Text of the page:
The Full Board, at its meeting held on June 18, 2013, considered the above captioned case for Mandatory Full Board Review of the Board Panel Memorandum of Decision filed on September 6, 2012.
The issue presented for Mandatory Full Board Review is whether the claimant's stroke on August 22, 2007, was due to occupational stress.
In a decision filed on January 17, 2012, the Workers' Compensation Law Judge (WCLJ) disallowed the claim.
In a Memorandum of Decision filed on September 6, 2012, the Board Panel majority reversed and established a claim for a work-related stroke.
The dissenting Board Panel member would have found that the WCLJ's decision should be affirmed and the claim should be disallowed because there is insufficient credible evidence to find that the claimant's stroke was caused by occupational stress.
In its application for Mandatory Full Board Review, filed with the Board on October 5, 2012, the carrier requests that the WCLJ's decision be reinstated because the record lacks substantial medical evidence demonstrating a causal relationship between the claimant's alleged occupational stress and his stroke.
In a rebuttal, filed with the Board on November 1, 2012, attorneys for the claimant request that the majority opinion be upheld.
Upon review, the Full Board votes to adopt the following findings and conclusions.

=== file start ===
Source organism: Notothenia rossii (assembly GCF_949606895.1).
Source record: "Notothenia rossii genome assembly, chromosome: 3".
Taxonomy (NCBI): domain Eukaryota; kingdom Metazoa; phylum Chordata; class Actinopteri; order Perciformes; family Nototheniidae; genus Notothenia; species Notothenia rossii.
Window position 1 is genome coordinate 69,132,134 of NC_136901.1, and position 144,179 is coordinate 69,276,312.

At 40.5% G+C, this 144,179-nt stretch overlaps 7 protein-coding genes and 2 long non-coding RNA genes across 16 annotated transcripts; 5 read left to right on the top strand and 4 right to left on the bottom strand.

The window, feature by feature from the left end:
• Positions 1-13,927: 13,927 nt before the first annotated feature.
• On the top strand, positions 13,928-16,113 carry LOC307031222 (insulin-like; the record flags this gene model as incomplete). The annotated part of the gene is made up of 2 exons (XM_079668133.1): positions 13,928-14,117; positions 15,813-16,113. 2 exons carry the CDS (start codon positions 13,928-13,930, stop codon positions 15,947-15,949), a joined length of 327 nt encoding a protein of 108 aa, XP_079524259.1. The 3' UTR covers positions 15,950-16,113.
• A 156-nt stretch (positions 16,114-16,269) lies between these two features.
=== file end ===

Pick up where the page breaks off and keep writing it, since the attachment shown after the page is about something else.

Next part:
The claimant filed a C-3 (Employee Claim) on March 21, 2008, seeking workers' compensation benefits based on a stroke he suffered at his home on August 22, 2007. The carrier controverted the claim.
In a letter to claimant's original attorney dated January 11, 2009, Dr. Corbett, a neurologist who treated claimant in the hospital following his stroke, stated that he recollected claimant "mentioning some stress with his supervisors," but had "no clear recollection of specific incidences, persons, or nature of the stress or the degree of stress he was claiming." Dr. Corbett indicated that, in his opinion, claimant experienced a "small stroke" from which he was expected to make a good recovery, and noted the "probability of exaggeration of symptoms" by the claimant. Dr. Corbett opined that "whatever stress [claimant] experienced at work did not precipitate or cause the probable stroke that he experienced."
In a letter to claimant's new attorneys dated July 20, 2011, claimant's treating physician, Dr. Giuliano, stated that claimant,
reported "a lot of stress at work" particularly with his supervisor and tension at work was significantly worse just prior to his stroke. It is well known that stress may be an important contributing factor in increasing certain Cardiovascular Risk Factors such as Blood Pressure, Heart Rate, Elevated Glucose, Gastric Acid Secretion, Headaches, Cholesterol Levels, etc.
Unfortunately, certain individuals are affected and respond much differently than others to stress whether it be in one's workplace or other areas of their life. Based on [claimant's] report it is my belief that the unusually excessive, work related stress was probably a precipitating factor in [claimant's] stroke. (Document #184935135.)
Claimant was examined by the self-insured employer's (SIE's) consultant, Dr. Barron, on October 18, 2011. In his report, Dr. Barron stated that in his opinion, claimant "has a cerebrovascular disease secondary to hypertension and hypercholesterolemia and as a result of that condition and the lacunar infarcts derived from it," he is permanently totally disabled. Dr. Barron went on to state that "causal relationship of the cerebral disease is hypertension-hypercholesterolemia. I see no relationship to 'injury' per se." Claimant waived the opportunity to depose Dr. Barron.